1) First we need to gather some money, because we shall have plenty of expenses to set up the firm and to launch the production and the selling organisation, before we earn our first euro from sales. We want to start with, say, 50 000 €. Usually we will not be able to get this initial money from a bank. So first of all we gather 50 000 € from our own savings (10 000 €), from our family, it is called "love money", (20 000 €), and from friends (20 000 €).

2) Secondly we open a bank account and put the 50 000 € on the new bank account. We could of course put the money into our own personal bank account we already have, but it would be a bad idea because we would soon mix up personal expenditures from expenditures for the firm. And anyway it is legally mandatory.

3) We need premises. We rent a place and pay right away six months of rent, 5000 €.

4) Let us take care of "human resources": we hire two people to work with us. One will be in charge of manufacturing, and one will be in charge of selling. You as the boss will be in charge of the administrative chores, relationships with the authorities, with the bank (you will be the one "having the signature" for the checks), and you will organize the work of the other two people. Each employee including yourself will cost 2000 € per month. One of the persons has to be in charge of purchasing. Suppose this is you the boss that will take charge of that too.

5) We need to purchase office equipment: a table, a file cabinet, and a desktop computer. This plus some expenditures for fixtures amounts to 3000 €.

6) We are at the end of week one. We purchase a used van, 4000 €.

7) We purchase a mechanical saw: 2000 €.

8) We purchase raw materials, wood planks, tape and glue: 2000 €. Let's keep track of how much money we have spent so far: at the end of the second week we spent 16 000 €. We still have 34 000 € in the bank account of the firm.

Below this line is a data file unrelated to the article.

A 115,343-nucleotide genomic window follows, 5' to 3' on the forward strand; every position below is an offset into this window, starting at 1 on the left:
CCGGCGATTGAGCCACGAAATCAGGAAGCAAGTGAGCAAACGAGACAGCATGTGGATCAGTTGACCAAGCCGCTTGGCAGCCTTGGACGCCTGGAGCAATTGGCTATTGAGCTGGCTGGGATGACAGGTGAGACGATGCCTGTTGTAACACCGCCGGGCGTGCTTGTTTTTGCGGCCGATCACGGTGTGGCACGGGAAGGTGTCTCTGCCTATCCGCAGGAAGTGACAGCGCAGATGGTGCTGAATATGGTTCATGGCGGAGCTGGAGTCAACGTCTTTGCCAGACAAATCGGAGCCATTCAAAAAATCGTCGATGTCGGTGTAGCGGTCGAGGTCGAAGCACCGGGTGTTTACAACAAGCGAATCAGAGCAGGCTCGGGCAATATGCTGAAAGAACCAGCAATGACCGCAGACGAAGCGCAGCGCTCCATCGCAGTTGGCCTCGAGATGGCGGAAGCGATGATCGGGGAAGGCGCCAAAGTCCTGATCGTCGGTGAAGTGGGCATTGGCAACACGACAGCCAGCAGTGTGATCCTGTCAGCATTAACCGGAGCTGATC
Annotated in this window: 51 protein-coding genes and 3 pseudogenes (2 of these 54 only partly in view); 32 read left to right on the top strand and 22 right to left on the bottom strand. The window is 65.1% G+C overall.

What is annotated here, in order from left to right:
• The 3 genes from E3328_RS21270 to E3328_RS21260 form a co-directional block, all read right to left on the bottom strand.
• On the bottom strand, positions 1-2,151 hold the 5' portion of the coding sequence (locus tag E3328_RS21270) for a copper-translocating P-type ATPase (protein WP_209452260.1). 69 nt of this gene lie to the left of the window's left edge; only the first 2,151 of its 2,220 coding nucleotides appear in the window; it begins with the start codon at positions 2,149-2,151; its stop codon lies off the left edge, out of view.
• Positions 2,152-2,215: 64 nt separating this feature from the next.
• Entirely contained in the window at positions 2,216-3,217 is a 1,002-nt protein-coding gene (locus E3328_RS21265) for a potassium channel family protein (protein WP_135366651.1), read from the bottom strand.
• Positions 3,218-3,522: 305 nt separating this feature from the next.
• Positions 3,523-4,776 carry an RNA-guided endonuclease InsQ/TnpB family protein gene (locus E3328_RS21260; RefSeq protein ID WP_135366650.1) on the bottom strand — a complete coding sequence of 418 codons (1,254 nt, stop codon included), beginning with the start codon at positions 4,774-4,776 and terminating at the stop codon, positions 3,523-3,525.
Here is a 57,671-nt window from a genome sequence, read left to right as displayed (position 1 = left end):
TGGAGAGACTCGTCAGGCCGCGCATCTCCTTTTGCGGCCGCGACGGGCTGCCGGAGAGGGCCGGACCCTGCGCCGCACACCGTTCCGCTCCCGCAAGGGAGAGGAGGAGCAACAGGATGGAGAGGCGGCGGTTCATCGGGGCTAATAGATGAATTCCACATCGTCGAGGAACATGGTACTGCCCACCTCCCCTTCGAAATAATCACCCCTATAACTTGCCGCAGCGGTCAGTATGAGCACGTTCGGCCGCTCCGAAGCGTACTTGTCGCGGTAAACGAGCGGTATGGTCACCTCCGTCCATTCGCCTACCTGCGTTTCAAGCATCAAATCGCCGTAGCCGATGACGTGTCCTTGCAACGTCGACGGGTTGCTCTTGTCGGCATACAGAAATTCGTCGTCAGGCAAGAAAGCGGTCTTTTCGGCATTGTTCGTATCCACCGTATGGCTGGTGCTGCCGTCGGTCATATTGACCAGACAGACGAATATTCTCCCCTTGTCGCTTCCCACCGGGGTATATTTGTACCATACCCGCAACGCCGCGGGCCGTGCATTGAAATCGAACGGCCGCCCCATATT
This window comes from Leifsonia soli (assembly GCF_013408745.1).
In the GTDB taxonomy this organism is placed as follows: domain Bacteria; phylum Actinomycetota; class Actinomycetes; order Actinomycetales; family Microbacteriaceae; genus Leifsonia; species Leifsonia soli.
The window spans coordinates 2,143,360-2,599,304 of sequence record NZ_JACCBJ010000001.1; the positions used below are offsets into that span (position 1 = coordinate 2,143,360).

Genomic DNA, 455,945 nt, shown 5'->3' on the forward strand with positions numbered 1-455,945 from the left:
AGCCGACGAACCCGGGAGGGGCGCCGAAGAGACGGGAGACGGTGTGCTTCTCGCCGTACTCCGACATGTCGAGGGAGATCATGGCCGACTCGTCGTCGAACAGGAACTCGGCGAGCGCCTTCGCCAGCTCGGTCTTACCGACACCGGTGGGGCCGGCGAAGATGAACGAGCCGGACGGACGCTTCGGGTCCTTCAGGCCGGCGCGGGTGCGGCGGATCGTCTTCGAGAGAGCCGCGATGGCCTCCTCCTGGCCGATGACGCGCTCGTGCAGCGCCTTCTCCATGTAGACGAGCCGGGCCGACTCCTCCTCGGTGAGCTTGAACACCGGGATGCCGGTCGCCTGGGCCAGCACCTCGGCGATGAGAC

9) The manufacturing employee begins to make toys. The salesperson sets up a selling program, and begins to call potential clients (they are called "prospects").

10) At the end of month one we have to pay salaries, and the charges that go with them (social security, etc.), 6 000 €, the telephone line (we also got a telephone) 1000 €, and we also spent 1000 € in gasoline and hotel expenditures. So we are down to 26 000 € at the bank.

11) At the end of the second month we have to pay the same expenditures plus say electricity and maintenance expenses in the workshop: altogether 10 000 €. We are down to 16 000 € at the bank.

12) We also note that we have wood wastes of 20 percent: that is 80 percent of the wood we purchase ends up in our toys and 20 percent are wastes or rejects.

13) We also note that the manufacturing employee produces 50 toys per day, about 1000 toys per month. And the salesperson visits on average two prospects per day in France.

14) At the end of month 3 a great news: our first sale. Carrefour orders from us 2000 toys. The final price of these toys will be 20 € per toy, on Carrefour's shelves. But we sell to Carrefour at the price of 10 € per toy: a first sale of 20 000 €! We celebrate in a restaurant, 100 €.

15) Carrefour will pay us in 45 days. In the meantime we have a "bill" signed by one of Carrefour's chief purchasers (a piece of paper called an IOU) certifying that we shall get paid in a month and a half.

16) At the end of month 3, we have to pay the usual salaries, 6000 €, and various other expenditures 2900 € (of course we have a detailed list of these expenses). We ship the 2000 toys to Carrefour. They no longer belong to us.

If we list what the firm has at the end of month 3 we get this: 7000 € in the bank, a piece of paper from Carrefour promising a payment of 20 000 € in a month and a half, no raw materials left,1000 toys ready for sale, a used van, a mechanical saw, and some office equipment.